Results tagged ‘ offense ’

D-backs Dig the Long Ball

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Remember this winter when we discussed the D-backs’ offensive adjustments and the potential improvement?

 

Well, the D-backs have the best offense in the National League.

 

Through the games played on Tuesday, the D-backs are leading the NL in runs with 154 (14 13 more than the second-ranked Phillies) [EDIT: whoops, bad math there…], particularly impressive coming on the heels of a 1-0 game. Further, this isn’t a schedule fluke — the D-backs 5.70 runs per game also leads the Senior Circuit.

 

Another impressive caveat is that much of the talk of offensive improvement was based on full seasons from Miguel Montero and Conor Jackson, neither of whom have been able to contribute much yet.

 

Here are the ranks in a few big categories:

 

Runs:



1. D-backs 154
2. Phillies 141
3. Brewers 139
4. Dodgers 137
5. Rockies 133

 

Runs per game:



1. D-backs 5.70
2. Phillies 5.42
3. Brewers 5.35
4. Dodgers 5.27
5. Marlins 4.96

 

Home runs:



1. D-backs 40
2. Cubs 34
3. Cardinals 31
4. Brewers 30
5. Phillies 29

 

Doubles: 



1. D-backs 60
2. Brewers 59
3. Nationals 57
4. Cardinals 57
5. Phillies 56

 

OPS:



1. D-backs .817
2. Brewers .806
3. Cubs .794
4. Dodgers .785
5. Phillies .777

 

OPS+ (that’s park-adjusted OPS)



1. Brewers 115
2. Dodgers 111
3. D-backs 107
4. Cardinals 103
5. Phillies 102

 

And one last one, and you may notice a recurring message on this blog — this is one baseball fan and writer who isn’t very concerned about strikeouts on offense. (Number in parentheses is team’s rank in runs scored.)

 

Strikeouts:



1. D-backs 246  (1)
2. Padres 224  (9)
3. Marlins 212  (7)
4. Cardinals 210  (8)
5. Rockies 208  (5)

 

And while we’re here: The three teams who strike out the least on offense — Washington, Houston and San Francisco — happen to rank 13, 15 and 10 in scoring, respectively.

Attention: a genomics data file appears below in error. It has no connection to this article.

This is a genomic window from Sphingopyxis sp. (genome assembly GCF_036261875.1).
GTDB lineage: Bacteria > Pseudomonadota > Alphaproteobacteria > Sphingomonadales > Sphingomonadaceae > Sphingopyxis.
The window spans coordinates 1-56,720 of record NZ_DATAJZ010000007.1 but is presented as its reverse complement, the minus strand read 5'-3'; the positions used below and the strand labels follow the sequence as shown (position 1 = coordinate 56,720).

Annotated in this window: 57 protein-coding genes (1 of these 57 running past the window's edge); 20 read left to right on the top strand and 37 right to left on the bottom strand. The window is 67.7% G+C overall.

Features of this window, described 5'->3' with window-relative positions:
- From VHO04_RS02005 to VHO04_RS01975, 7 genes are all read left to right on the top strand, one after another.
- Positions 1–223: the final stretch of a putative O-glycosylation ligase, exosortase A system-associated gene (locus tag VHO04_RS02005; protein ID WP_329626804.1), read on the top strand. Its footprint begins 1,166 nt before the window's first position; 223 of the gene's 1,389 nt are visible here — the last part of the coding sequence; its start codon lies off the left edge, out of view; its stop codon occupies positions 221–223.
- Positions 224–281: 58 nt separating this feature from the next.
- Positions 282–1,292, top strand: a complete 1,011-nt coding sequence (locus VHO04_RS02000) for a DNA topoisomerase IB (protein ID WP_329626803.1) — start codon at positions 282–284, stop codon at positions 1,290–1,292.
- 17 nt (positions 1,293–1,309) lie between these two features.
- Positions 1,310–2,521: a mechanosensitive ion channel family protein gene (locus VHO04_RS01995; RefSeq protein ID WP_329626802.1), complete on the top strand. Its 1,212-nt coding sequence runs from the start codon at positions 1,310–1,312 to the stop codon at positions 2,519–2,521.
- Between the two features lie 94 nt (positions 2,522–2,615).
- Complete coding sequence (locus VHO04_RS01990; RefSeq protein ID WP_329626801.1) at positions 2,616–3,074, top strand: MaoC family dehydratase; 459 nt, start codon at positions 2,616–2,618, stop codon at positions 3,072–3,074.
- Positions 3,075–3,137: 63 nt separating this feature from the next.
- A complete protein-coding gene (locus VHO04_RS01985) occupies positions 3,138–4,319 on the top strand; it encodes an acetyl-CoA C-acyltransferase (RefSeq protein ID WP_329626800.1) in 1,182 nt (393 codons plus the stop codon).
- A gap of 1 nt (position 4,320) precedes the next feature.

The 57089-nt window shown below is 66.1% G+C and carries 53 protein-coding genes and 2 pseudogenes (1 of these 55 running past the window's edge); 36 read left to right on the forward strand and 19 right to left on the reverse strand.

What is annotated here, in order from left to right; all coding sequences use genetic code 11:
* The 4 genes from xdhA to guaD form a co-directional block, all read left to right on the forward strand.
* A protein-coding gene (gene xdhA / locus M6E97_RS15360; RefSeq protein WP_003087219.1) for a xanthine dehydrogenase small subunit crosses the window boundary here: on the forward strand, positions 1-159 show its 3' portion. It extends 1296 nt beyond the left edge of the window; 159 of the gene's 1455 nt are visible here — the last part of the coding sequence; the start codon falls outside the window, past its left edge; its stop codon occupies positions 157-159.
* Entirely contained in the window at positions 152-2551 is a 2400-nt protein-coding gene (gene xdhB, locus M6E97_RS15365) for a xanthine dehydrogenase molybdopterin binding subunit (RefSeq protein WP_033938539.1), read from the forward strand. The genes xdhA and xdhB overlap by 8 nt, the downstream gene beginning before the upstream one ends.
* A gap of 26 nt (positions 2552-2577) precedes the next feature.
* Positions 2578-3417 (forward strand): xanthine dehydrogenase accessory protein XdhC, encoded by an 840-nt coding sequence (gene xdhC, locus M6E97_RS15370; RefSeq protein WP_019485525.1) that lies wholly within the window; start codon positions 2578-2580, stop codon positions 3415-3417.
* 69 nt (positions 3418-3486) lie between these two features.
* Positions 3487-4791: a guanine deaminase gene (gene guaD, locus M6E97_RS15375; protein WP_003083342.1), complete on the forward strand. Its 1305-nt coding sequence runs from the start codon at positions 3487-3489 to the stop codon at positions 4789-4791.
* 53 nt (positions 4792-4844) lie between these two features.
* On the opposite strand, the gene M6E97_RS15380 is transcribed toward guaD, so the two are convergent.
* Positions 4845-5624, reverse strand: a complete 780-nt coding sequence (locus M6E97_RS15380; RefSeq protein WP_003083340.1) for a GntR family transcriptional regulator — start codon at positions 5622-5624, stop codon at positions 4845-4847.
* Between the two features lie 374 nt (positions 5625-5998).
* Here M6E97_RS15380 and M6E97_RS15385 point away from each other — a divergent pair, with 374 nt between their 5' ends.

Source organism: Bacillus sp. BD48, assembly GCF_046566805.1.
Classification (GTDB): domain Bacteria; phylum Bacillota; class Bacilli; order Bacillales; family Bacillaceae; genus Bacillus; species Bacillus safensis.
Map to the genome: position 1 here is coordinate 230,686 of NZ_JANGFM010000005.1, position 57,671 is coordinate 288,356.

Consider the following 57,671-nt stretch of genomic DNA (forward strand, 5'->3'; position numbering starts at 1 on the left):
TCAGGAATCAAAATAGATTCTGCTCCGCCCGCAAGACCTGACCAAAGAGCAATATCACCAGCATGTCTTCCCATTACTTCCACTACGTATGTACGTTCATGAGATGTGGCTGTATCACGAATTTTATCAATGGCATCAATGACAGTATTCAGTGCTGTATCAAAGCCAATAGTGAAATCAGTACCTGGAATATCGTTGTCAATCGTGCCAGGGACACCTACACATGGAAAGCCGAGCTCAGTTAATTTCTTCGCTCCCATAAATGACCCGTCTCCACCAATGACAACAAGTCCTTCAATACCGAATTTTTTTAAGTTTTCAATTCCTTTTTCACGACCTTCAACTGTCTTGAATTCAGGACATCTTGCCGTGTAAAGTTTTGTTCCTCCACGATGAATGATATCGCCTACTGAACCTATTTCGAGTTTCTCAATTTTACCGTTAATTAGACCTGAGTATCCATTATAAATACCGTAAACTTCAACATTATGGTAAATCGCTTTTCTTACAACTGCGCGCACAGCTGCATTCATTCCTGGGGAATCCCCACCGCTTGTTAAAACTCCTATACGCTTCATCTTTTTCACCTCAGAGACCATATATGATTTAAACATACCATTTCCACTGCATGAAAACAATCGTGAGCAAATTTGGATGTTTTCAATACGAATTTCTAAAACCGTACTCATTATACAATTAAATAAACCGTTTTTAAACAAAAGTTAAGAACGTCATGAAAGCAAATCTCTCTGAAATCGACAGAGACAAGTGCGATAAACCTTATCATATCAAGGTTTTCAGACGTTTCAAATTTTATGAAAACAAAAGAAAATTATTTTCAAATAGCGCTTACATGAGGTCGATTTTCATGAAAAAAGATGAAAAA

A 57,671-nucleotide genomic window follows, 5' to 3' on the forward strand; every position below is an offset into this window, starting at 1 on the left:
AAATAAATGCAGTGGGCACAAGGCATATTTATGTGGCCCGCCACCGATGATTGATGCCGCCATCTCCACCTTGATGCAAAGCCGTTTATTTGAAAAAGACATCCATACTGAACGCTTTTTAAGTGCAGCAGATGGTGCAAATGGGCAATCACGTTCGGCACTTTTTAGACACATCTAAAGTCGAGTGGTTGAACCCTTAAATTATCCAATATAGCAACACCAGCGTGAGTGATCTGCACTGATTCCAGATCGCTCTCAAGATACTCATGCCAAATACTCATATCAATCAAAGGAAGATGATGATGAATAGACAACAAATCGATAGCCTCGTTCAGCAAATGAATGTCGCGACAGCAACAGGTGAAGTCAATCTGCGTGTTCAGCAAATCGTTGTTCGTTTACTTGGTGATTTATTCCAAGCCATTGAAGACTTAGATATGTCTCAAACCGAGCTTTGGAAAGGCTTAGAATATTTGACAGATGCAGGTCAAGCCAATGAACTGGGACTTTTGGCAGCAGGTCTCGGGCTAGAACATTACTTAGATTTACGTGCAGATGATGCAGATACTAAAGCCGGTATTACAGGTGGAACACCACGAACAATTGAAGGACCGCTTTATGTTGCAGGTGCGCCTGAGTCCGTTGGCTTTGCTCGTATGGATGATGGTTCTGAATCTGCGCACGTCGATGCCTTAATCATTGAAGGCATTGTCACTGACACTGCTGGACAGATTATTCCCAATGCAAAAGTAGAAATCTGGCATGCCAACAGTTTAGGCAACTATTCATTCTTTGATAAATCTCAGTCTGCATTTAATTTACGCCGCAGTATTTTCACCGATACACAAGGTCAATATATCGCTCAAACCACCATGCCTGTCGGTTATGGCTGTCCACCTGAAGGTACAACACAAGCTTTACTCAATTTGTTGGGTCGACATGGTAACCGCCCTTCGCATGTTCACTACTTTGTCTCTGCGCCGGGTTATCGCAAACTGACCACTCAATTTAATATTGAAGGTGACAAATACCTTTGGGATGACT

So who’s responsible for this bonanza, and is it sustainable? Well, at the risk of being vague, I suppose those answers are: it’s not entirely clear & we’ll see.

 

Some credit should go to Hitting Coach Jack Howell, under whom several D-backs hitters improved in 2009. Now with a full year and Spring Training, players have had a chance to fully buy in to the training methods Howell uses.

 

NL Player of the Month for April, Kelly Johnson, deserves a heap of credit, starting the year with a 166 OPS+. Stephen Drew has very quietly been good — this coming from a player who has been stronger in the second half in his career than in the first — getting on base at a fine .348 clip, and his power is yet to really come along.

 

Newcomer Adam LaRoche has been better at the outset than, I think, most would have expected, and Chris Snyder has taken the opportunity to get regular playing time and run with it, including hitting an epic blast in Houston on Monday.

 

Of course, save a thumbs-up for Chris Young. After an incredibly frustrating 2009 season, he burst out of the gate, hitting .301 with a fantastic .366 OBP in his first 26 games.

 

We’ll see where it goes from here, but armed with this offense, the D-backs are clearly in the thick of things in the West.

 

 

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